To Pimp A Butterfly is still my favorite  Kendrick Lamar album, and the way the punchier and more concise DAMN. has spurred people to misremember TPAB as an impenetrable college history lecture over a free jazz odyssey irritates me to no end. Still, DAMN. was the slightly more crowd pleasing album Kendrick needed to make at this point in his career, and the revelation is that he's primed his audience for so many twists and turns in his verses and his production that he can get away with a pretty dense and intricate album being seen as immediate and accessible. Kendrick is a great rapper, but I think he's a bit more style over substance than people like to admit; if you scrutinize him for a second you hear word salad like "I can put a regime that forms a Loch Ness" or him pretentiously pronouncing the W in "sword." But if you look at him as the best case scenario of what a rapper like Canibus could've become and take it all with a grain of salt, he makes some awesome music, I like almost everything on here wholeheartedly except "Humble." I collect all the 2017 albums I listen to in this Spotify playlist.

2. Mary J. Blige - Strength Of A Woman
Mary J. Blige has spent her career making music that relentlessly documents her emotional ups and downs, which has led to the somewhat unseemly spectacle of people acting excited about how her recent divorce from Kendu Isaacs would influence her next album. But Mary's probably happy to play into this dynamic if it gets people to pay attention to her music, which has been a little underappreciated in recent years, and made a really searing, bold album that goes perfectly with that hilarious #DuDeadDay tweet that Mary sent and deleted a week before the release date. DJ Camper has been one of my favorite producers in R&B for the last few years and he just goes nuts on that opening trio that culminates in "Set Me Free." Every time you think the album is a little too dark and intense, the clouds part for an ecstatic track like "Find The Love" or "Glow Up." And the way the current single "U + Me" surprisingly unfolds into a suite with the next track "Indestructible" is really beautiful.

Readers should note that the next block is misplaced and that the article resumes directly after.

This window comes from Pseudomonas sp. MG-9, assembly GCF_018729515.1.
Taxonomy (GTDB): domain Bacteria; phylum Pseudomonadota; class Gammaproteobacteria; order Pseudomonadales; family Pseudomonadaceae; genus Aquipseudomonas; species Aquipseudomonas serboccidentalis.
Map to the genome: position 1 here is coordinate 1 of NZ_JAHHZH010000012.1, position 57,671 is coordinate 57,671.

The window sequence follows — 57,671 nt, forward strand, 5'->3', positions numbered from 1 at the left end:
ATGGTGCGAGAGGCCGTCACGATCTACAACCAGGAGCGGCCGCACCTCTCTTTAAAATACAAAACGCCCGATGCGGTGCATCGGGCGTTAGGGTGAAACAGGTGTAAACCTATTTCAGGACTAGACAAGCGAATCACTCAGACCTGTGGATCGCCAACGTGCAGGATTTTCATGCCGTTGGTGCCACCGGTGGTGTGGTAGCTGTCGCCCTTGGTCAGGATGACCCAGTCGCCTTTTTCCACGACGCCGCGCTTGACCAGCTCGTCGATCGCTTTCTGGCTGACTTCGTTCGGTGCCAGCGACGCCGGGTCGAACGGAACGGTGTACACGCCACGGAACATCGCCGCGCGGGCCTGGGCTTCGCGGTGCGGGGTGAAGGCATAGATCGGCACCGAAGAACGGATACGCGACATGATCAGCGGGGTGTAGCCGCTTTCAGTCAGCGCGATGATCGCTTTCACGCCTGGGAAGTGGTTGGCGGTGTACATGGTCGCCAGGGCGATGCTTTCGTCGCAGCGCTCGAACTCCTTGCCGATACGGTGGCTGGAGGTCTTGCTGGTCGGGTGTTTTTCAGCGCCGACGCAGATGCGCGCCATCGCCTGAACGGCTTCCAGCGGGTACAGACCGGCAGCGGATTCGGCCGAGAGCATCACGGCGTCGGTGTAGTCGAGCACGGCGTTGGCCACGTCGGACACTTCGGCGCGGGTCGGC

3. Arto Lindsay - Cuidado Madame
For the longest time I had only a passing knowledge of Arto Lindsay and DNA, and even now it's been hard to really explore his back catalog since there's just one compilation available on streaming services, so I really need to pick up some albums at some point. But Chad Clark has really been a vocal fan of Lindsay and covered "The Prize" on the great last Beauty Pill album, so I'd been taking an interest and listening to that compilation, and now Lindsay has a new album and is on tour with Beauty Pill (I'm really mad at myself for missing the D.C. show). And Cuidado Madame really feels like this intriguing look at the totally unique confluence of sounds and influences that Lindsay arrived at like it was the most natural thing in the world, these icy electronic textures and jagged post punk sounds rubbing up against his gently conversational voice and lovely tropicalia grooves, "Tangles" in particular is just gorgeous.

4. DJ Quik & Problem - Rosecrans